Chandimal handed one-Test ball tampering ban, faces further ICC charge
Sri Lanka captain Dinesh Chandimal has received a one-Test ban for "changing the condition of the ball" in the second match of the series with West Indies, while he could yet face further punishment from the ICC.
Chandimal pleaded not guilty to a ball tampering charge on Sunday, having been charged by ICC [International Cricket Council] match officials in relation to an incident during the final session of Friday's play in Gros Islet.
Footage emerged that appeared to show Chandimal taking something out of his left pocket and putting it in his mouth, before applying the residue of the artificial substance to the ball.
An ICC statement on Tuesday confirmed the 28-year-old had been found guilty and handed the maximum punishment of two suspension points - equating to a one-Test ban. He has also been fined 100 per cent of his match fee for the second Test.
Javagal Srinath: “After reviewing the footage of the incident, it is clear that Dinesh Chandimal applied an artificial substance to the ball, namely saliva containing the residue of something he had in his mouth, an action which is prohibited under the ICC Code of Conduct” https://t.co/L4jQ4UiAUU— ICC Media (@ICCMediaComms) June 19, 2018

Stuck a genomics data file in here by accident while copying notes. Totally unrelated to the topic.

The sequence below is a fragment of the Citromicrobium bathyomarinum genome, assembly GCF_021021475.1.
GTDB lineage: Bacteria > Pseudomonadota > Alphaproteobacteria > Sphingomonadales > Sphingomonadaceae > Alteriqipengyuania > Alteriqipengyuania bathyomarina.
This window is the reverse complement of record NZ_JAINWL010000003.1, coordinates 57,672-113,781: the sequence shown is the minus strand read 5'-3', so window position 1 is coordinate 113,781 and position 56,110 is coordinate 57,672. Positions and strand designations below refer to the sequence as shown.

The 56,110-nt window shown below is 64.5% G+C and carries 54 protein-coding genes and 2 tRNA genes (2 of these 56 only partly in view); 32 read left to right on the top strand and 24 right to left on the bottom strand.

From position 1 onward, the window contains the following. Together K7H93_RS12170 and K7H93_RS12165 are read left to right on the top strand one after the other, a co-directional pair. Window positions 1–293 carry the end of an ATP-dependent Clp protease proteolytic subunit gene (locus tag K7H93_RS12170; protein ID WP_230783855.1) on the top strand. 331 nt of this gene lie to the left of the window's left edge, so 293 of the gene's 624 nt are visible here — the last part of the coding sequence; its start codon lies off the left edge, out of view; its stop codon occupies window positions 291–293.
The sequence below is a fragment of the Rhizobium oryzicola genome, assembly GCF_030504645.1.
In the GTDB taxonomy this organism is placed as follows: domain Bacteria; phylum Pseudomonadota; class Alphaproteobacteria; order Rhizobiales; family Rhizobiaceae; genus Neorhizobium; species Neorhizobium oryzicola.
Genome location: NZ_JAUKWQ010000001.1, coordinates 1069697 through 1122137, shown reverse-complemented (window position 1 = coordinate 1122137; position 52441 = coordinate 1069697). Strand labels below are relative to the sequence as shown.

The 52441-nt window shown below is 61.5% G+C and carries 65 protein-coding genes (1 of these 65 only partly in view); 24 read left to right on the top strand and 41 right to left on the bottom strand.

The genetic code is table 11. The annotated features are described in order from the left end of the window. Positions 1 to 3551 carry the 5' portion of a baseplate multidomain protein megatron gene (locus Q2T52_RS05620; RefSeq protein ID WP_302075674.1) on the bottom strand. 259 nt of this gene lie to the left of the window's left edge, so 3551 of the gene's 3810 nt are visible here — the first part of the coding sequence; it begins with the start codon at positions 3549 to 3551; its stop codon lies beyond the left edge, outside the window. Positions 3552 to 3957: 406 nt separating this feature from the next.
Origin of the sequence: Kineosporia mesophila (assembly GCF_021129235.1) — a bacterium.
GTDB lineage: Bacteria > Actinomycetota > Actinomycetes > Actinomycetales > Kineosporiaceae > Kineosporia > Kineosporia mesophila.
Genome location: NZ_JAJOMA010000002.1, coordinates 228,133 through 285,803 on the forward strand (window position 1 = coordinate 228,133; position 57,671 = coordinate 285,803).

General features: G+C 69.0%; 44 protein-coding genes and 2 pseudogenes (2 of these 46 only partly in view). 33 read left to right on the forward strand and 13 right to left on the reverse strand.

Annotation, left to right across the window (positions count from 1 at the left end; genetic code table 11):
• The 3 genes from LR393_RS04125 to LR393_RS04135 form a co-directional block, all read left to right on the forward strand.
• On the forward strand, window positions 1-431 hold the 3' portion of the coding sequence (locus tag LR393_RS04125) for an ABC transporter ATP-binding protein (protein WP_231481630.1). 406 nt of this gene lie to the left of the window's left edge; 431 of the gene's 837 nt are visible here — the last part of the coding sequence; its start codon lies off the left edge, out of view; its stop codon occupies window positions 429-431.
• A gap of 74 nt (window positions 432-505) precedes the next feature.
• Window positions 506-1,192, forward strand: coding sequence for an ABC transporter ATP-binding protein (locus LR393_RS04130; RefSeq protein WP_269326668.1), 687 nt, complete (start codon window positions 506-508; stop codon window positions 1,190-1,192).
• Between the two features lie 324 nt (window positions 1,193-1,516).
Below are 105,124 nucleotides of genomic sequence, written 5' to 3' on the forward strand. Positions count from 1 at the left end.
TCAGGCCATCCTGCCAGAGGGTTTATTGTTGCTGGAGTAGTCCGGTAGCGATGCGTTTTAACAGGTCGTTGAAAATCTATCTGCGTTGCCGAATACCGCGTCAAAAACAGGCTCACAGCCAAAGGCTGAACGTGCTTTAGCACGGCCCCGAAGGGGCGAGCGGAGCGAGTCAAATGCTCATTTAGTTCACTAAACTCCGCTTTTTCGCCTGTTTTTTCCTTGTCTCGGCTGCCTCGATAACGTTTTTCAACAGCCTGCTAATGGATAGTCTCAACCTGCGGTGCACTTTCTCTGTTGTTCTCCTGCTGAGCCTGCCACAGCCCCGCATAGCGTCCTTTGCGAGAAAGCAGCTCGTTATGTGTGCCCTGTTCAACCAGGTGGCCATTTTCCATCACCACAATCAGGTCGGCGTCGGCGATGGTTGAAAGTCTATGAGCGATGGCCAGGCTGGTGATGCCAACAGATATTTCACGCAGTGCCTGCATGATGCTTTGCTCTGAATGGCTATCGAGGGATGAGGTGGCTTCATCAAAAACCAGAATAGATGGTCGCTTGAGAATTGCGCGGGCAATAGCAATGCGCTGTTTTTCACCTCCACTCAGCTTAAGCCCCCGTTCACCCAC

Chandimal could yet miss further matches, though, after being charged with a Level 3 offence of "conduct that is contrary to the spirit of the game", together with coach Chandika Hathurusinghe and team manager Asanka Gurusinha.
The second charge, laid by ICC chief executive David Richardson, relates to Sri Lanka's refusal to take the field at the start of Saturday's play, after the footage of the incident involving Chandimal had come to light. All level three breaches of the ICC's Code of Conduct carry an imposition of four to eight suspension points, which would result in a ban of two to four Test matches.
Discussing Chandimal's one-Test suspension, ICC match referee Javagal Srinath said: "After reviewing the footage of the incident, it is clear that Dinesh applied an artificial substance to the ball, namely saliva containing the residue of something he had in his mouth, an action which is prohibited under the ICC Code of Conduct.
"The footage shows that upon receiving the ball, Dinesh took something from his pocket and put it into his mouth. After sucking or chewing whatever he put in his mouth for a few seconds, Dinesh then proceeded to spit on his finger and polish the ball with his saliva which would have contained the residue of the artificial substance that he had in his mouth, on two separate occasions.
"During the hearing, Dinesh admitted to putting something in his mouth but couldn't remember what it was, which I found unconvincing as a defence and the fact remains it was an artificial substance."
Richardson added: "The ICC fully supports the match officials in their decision and will continue to do so in any other such instances.
"The strong message from last month's ICC Cricket Committee was that there needs to be stiffer sanctions for offences such as changing the condition of the ball and, as such, we will be recommending to the ICC Board at next month's annual conference in Dublin to upgrade this to a Level Three offence."